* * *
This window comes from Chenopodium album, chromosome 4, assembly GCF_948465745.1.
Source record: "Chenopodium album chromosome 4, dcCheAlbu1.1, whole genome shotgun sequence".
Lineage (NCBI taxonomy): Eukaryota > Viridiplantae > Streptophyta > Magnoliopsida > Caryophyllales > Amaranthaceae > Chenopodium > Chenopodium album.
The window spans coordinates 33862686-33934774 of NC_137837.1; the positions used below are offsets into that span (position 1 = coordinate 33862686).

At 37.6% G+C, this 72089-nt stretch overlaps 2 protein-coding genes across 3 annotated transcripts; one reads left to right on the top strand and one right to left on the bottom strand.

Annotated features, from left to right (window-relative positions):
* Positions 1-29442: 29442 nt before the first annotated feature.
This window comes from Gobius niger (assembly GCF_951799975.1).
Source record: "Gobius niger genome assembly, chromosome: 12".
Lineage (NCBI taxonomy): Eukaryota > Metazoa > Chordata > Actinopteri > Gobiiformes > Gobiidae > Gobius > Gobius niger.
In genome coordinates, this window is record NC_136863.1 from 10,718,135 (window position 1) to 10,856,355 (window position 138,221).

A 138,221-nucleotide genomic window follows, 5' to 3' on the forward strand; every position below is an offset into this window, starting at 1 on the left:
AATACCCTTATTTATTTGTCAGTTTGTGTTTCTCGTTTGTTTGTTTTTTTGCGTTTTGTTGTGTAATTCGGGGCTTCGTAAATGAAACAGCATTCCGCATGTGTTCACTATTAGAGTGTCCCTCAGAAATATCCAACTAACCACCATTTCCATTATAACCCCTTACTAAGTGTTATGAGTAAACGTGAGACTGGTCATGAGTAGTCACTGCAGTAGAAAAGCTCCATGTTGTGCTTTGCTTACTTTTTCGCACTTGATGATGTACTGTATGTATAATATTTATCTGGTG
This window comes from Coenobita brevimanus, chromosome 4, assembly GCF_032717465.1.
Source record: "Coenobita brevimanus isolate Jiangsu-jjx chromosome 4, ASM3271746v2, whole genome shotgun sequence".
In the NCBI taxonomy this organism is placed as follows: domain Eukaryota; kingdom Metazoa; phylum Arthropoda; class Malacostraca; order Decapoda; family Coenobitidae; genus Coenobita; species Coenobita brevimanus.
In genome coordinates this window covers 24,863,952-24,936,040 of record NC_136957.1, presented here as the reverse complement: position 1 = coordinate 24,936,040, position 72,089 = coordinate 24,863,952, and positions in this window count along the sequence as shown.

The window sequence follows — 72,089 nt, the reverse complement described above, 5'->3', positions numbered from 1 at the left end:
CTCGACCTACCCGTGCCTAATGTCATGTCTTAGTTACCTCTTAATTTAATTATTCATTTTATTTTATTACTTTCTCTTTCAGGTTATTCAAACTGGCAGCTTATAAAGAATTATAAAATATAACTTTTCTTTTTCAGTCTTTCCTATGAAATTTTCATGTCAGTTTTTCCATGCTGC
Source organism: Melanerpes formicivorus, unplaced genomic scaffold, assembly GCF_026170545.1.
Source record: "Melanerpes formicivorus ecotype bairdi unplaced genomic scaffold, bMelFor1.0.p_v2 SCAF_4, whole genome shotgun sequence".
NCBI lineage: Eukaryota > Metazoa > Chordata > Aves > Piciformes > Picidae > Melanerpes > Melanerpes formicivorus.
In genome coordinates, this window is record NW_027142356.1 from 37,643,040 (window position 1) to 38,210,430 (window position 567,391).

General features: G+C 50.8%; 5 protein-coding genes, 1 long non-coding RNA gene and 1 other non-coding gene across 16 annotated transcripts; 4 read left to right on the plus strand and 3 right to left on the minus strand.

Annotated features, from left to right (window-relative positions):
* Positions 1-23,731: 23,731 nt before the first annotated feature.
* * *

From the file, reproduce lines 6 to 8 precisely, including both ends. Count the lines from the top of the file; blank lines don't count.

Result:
Annotated features, from left to right (window-relative positions):
* Positions 1-29442: 29442 nt before the first annotated feature.
This window comes from Gobius niger (assembly GCF_951799975.1).